JE: Well, I can vouch for that! (laughs) Okay, so how many days a week do you get to ride?

KB: Well, in the summer I would say two or three days a week. It’s like heaven. This year we are sponsoring Ricky Carmichael, Ernesto Fonseca and Ryan Hughes. It’s a lot of fun going to the races and being a part of it and being able to interact with the guys. As a company we all enjoy it, too. A lot of the employees are into it, as well as the other sports.

JE: DC Shoe Co. has been running motocross ads for several years now, but you are a skate shoe company. How does this all make sense for DC?

KB: We are a skateboard shoe company, but after that we cater to the alternative lifestyle. We really focus on five sports. Skateboarding and snowboarding are the two main sports that we make product for, as well as BMX. Surfing and motocross just kind of fit into that whole genre of action extreme sports.

JE: And everyone has to wear shoes…

KB: Yeah! We don’t actually make a product that you can wear while you ride, but shoes like ours are something to wear when you don’t ride.

JE: Any plans for a DC motocross boot? (Laughs)

KB: (Laughs) Well, I’ve been joking with Pete Fox about that for a few years! There sure is a lot of interest in a motocross boot, but at this point I don’t think it’s something that we’re gonna actively be going after.

JE: Yeah, it’s a pretty tough project to make a good motocross boot.

KB: You really think so? I think we could make one pretty easily… (Laughs)

JE: (Laughs) Okay, anything else you’d like to add?

KB: I’d really like to thank everyone else who has helped us out in the motocross industry with promotions, like you, Jeff, and guys like Ricky, Ryan, Ernesto, Mike Cinqmars and Jimmy Button. I definitely appreciate you guys liking and endorsing our product.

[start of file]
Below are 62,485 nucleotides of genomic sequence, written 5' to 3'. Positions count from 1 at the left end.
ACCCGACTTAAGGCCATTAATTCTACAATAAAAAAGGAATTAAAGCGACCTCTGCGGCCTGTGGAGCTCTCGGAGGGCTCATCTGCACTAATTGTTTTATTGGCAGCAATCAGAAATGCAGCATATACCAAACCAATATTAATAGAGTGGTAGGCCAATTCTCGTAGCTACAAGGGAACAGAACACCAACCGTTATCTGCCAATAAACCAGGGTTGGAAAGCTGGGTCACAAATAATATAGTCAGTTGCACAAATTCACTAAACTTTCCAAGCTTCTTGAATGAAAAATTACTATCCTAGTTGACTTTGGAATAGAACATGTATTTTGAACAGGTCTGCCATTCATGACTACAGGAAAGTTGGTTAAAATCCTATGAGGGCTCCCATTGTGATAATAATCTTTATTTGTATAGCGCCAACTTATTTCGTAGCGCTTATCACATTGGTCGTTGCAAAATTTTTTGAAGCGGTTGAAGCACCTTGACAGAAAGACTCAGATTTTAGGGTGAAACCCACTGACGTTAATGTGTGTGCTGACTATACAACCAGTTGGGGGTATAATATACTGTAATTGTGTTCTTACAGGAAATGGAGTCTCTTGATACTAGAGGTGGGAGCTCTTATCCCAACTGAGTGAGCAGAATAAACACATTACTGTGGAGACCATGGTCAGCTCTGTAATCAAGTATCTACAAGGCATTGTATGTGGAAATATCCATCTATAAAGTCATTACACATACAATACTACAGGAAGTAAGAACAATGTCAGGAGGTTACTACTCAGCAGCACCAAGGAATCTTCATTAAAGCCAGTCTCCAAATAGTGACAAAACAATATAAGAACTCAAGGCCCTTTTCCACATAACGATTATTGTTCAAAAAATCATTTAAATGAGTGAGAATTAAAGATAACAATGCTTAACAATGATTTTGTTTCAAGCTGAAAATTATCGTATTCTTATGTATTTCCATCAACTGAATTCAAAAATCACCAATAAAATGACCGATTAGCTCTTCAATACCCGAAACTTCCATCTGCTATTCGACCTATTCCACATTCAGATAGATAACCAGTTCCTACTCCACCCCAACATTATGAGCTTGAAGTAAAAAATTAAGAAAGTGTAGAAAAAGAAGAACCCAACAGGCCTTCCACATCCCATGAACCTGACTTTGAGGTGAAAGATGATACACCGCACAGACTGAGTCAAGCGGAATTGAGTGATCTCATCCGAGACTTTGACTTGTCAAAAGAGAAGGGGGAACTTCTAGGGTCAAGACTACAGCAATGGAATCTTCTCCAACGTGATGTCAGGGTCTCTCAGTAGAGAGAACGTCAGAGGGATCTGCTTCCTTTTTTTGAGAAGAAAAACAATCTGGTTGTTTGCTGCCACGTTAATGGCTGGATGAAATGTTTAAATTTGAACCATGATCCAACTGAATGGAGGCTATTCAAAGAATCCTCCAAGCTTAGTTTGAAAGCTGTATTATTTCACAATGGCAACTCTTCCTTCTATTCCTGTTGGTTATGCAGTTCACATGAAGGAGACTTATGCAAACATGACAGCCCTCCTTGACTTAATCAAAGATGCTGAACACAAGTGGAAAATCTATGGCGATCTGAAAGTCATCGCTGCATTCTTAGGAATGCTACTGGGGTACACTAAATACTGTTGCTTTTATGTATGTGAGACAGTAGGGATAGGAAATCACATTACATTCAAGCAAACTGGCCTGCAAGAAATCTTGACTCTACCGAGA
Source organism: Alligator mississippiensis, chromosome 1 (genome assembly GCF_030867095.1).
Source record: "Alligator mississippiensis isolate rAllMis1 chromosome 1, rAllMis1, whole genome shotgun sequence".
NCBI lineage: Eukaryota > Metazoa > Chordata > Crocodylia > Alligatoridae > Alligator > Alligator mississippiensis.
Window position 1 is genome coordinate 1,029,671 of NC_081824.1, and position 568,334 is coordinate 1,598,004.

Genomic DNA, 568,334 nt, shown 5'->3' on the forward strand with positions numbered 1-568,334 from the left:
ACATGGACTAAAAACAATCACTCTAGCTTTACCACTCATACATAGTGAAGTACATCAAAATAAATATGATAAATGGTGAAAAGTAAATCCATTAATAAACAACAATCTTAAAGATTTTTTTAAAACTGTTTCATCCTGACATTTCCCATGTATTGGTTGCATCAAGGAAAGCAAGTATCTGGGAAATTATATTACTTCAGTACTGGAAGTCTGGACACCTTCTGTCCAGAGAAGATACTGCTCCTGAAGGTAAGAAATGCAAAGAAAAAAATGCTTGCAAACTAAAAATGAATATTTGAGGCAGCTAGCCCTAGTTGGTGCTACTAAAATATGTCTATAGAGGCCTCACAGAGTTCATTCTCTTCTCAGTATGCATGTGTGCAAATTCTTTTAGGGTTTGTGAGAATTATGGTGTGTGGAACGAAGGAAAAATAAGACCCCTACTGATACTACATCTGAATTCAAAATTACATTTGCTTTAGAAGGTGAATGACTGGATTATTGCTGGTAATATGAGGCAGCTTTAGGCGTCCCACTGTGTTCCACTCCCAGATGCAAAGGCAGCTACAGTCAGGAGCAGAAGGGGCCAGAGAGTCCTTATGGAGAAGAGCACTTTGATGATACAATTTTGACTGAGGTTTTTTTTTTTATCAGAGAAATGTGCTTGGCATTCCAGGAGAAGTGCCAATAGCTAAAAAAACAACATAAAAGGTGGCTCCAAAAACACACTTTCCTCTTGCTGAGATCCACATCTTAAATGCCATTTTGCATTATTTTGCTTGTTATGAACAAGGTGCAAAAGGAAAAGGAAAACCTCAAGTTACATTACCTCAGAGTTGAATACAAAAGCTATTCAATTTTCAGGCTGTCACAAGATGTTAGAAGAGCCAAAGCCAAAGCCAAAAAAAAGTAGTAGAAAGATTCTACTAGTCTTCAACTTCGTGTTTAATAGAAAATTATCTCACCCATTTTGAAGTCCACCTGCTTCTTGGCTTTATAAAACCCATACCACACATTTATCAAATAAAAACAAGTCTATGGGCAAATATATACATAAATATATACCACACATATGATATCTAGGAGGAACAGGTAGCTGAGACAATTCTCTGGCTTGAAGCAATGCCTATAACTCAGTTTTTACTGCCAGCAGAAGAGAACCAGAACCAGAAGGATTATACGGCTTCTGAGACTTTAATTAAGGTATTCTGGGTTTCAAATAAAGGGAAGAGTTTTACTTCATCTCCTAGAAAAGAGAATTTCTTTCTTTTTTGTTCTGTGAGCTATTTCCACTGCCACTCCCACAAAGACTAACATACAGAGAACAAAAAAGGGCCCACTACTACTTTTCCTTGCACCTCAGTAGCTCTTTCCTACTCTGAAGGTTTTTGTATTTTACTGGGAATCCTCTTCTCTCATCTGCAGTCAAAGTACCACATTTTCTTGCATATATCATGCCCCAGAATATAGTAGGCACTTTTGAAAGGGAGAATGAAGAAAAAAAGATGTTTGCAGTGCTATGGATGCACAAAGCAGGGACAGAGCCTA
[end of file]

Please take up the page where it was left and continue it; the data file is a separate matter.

JE: Before we go, let’s talk about the “Greatness Has a Price” advertisement. That was your idea…

KB: Part of my job at DC is advertising, and the way we handle our ads is through pro endorsement. We idolize the pros and like to put them in the ads to make them look as good as possible. The concept of that ad came to me because I was bummed out going to the races and not seeing guys like you and Jimmy racing. Two of my heroes are not racing anymore. We all know that motocross is a dangerous sport, but we accept it because we all love to race so much. That ad was a way for us to express that.

JE: So when you are at DC working late at night on an ad and you have a photo of RC just whipped upside down, do you ever cut out a picture of your helmet and paste it on there? You know, with a headline that says, “Block, #43” so that it looks like you? (Laughs)

KB: Hell no! (Laughs) I respect what you guys do, and I enjoy watching you race so much that I would never do that! (Laughs)

JE: Yeah, right! (Laughs) Well, enjoy the bike test, fans. And thanks, Ken.